Updated information on Impatiens Downy Mildew for 2015 onwards! Busy Lizzy bedding plants are back on sale in reputable garden centres in the UK. So far the plants are showing no signs of the mildew and it looks as if we can have our favourite little bedding plants back on our patios again this summer!
For archival purposes I’m leaving the rest of this blog post on here though for now it is out of date.
Did you buy Busy Lizzy bedding plants a few years ago? Did they grow well for you or did they develop a white fuzz on the underside of the leaves? Then did the leaves turn yellow, drop off and leave you with just the stems and a few unopened flower buds? Well if you were one of those unfortunate gardeners then you were not alone as the common Busy Lizzy Impatiens walleriana is in a state of crisis due to Impatiens downy mildew.
We all love our summer flowering plants
but I lost count of how many plants I saw develop this disease. Along with complaint after complaint from fellow gardeners. It was due to the airborne organism Plasmopara obducens.
There was nothing we could do to treat the plants. The mildew spores had finally built up resistance to the one fungicide (metalaxyl) that used to keep it under control in commercial nurseries.
Impatiens Downy Mildew was first found in the UK on the imported cutting raised plants in 2003. It then spread rapidly to the seed raised stock. So it didn’t matter where you bought your bedding plants from. Garden centre, nursery, big shed or supermarket plants all developed the mildew which remains in the soil for up to a year. Mildews might all look the same on different plants. But each mildew pathogen is unique and this particular mildew cannot spread outside of the Impatiens family.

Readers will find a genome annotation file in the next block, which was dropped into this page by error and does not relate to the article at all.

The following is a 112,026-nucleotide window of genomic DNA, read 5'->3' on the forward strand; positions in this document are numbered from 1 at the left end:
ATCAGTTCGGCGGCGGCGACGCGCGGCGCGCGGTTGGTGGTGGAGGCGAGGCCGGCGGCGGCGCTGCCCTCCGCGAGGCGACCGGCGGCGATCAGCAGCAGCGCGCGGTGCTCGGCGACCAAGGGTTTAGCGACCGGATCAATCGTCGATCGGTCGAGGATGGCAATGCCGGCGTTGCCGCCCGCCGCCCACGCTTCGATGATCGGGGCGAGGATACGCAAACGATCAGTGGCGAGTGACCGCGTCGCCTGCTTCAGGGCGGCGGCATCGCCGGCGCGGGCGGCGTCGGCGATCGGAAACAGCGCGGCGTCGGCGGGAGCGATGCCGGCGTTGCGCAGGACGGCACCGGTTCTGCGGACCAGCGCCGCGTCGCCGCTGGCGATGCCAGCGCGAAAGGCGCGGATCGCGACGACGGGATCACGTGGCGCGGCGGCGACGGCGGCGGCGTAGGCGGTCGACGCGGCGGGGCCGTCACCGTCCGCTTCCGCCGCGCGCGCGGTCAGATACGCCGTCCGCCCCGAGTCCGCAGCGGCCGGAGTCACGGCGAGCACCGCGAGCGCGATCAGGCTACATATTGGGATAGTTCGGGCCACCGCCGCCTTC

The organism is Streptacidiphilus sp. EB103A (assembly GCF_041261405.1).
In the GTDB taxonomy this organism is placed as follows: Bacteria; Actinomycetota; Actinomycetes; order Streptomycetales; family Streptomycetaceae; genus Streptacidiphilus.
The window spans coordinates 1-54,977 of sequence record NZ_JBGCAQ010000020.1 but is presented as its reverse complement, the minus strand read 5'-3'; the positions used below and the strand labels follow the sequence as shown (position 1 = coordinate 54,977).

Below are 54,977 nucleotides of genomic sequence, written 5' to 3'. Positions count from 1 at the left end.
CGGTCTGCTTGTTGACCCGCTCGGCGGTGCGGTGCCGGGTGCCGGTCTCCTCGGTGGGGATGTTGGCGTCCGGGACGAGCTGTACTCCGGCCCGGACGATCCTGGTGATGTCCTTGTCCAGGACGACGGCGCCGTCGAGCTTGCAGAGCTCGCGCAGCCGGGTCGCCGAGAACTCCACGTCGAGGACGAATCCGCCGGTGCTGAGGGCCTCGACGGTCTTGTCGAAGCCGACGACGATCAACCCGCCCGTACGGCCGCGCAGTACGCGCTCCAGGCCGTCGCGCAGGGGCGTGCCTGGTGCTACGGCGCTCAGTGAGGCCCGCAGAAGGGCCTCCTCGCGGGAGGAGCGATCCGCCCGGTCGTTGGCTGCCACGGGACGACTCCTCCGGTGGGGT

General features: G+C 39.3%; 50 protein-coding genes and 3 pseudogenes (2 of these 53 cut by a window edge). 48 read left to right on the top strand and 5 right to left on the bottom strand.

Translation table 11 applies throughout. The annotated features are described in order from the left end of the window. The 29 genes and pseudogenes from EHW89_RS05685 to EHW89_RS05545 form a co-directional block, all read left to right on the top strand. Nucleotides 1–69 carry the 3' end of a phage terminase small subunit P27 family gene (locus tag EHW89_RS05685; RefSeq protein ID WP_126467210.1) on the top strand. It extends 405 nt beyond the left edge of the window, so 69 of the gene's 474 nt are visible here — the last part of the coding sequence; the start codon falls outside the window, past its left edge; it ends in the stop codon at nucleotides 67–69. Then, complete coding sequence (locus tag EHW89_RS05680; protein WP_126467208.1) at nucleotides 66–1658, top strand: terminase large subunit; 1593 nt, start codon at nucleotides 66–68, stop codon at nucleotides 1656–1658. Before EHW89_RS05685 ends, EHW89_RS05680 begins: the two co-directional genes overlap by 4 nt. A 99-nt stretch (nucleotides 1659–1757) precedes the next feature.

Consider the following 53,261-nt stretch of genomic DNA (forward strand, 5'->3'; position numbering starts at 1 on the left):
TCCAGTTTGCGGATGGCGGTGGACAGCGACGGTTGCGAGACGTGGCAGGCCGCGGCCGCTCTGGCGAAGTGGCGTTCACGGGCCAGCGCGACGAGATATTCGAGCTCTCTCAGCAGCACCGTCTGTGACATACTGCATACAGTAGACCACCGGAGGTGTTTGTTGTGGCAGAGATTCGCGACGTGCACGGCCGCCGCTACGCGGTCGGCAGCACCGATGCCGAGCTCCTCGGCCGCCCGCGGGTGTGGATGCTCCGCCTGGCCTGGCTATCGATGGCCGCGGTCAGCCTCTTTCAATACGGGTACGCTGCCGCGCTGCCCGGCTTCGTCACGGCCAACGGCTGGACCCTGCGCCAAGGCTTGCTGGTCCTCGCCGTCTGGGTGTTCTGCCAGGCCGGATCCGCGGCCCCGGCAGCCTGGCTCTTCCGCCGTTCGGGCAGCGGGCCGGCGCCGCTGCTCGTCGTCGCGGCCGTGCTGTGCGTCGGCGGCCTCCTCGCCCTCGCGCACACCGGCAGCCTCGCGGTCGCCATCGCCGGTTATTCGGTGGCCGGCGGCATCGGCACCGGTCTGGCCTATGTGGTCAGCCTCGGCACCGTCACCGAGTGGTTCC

|Impatiens walleriana last grown in my garden in 2010
Discussions were held with The Horticultural Development Council ( HDC), British Protected Ornamentals Association ( BPOA), and the Horticultural Trades Association ( HTA). They made an industry joint decision that this plant shouldn’t be sold in the UK for the foreseeable future.
So alas in 2012 the common Impatien walleriana variety became be absent from most containers, borders and hanging baskets. Likewise major retailers and seed companies joined the quest in trying to eradicate this mildew.
What might shock you is what Peter Cook told delegates at the Garden Centre Association conference in 2010 down in Oxford when he said that it could be “a 25 year journey” to find the cure! Just think of it – that could mean a whole generation of gardeners missing out on these colourful summer bedding plants.
Edit to add: Now that we’re into 2014 this advice still is the same – reputable nurseries and garden centres will not be selling this plant.
So what can we grow instead?
Firstly it’s only the common Busy Lizzy Impatiens walleriana that has been affected by the disease. The New Guinea Impatiens – Impatiens × hawkeri, Himalayan balsam and Impatiens glandulifera have been unaffected.
You’ll probably find that most nurseries,garden centres and online retailers will be offering a new type of impatien. It’s called DIVINE – Impatien hawkerii F1 ‘Divine mix’. The plant is highly tolerant of the downy mildew. Furthermore it has a larger flower form and better uniformity than the common impatien. Moreover it grows in shade and semi shade though can do well in sunnier conditions if kept well watered.
|Lavender Impatien ‘Divine’ I’ll share my own photos of the flowers by the end of April….weather depending!
- Plant 8 inches apart
- Height 10 inches approx
- Spread 12 inches approx
- Blooms all summer
- Deep green leaves
|Impatien hawkerii F1 ‘Divine mix’ both photos from Panamseed.com
The RHS are advising gardeners to buy other plants instead of Busy Lizzies like begonias and fushias. These are good alternatives for the problem shady areas that the Busy Lizzy once thrived in.
Finally if you do grow some Impatiens that you’ve raised as cuttings from your own plants check them weekly. If they start to show any combination of the the following signs the RHS advise that you dig them up. You can either burn or bury them deeper than 20 in (50cm) including some of the soil surrounding the plants.
Here are the signs of Impatiens Downy Mildew
- White or grey fuzz on the underside of the leaves
- Leaves start to curl downwards
- Leaves start to grow in a distorted fashion and are small and pale
- Flower buds fail to open
- Leaves fall of plants
Were you affected by this type of mildew?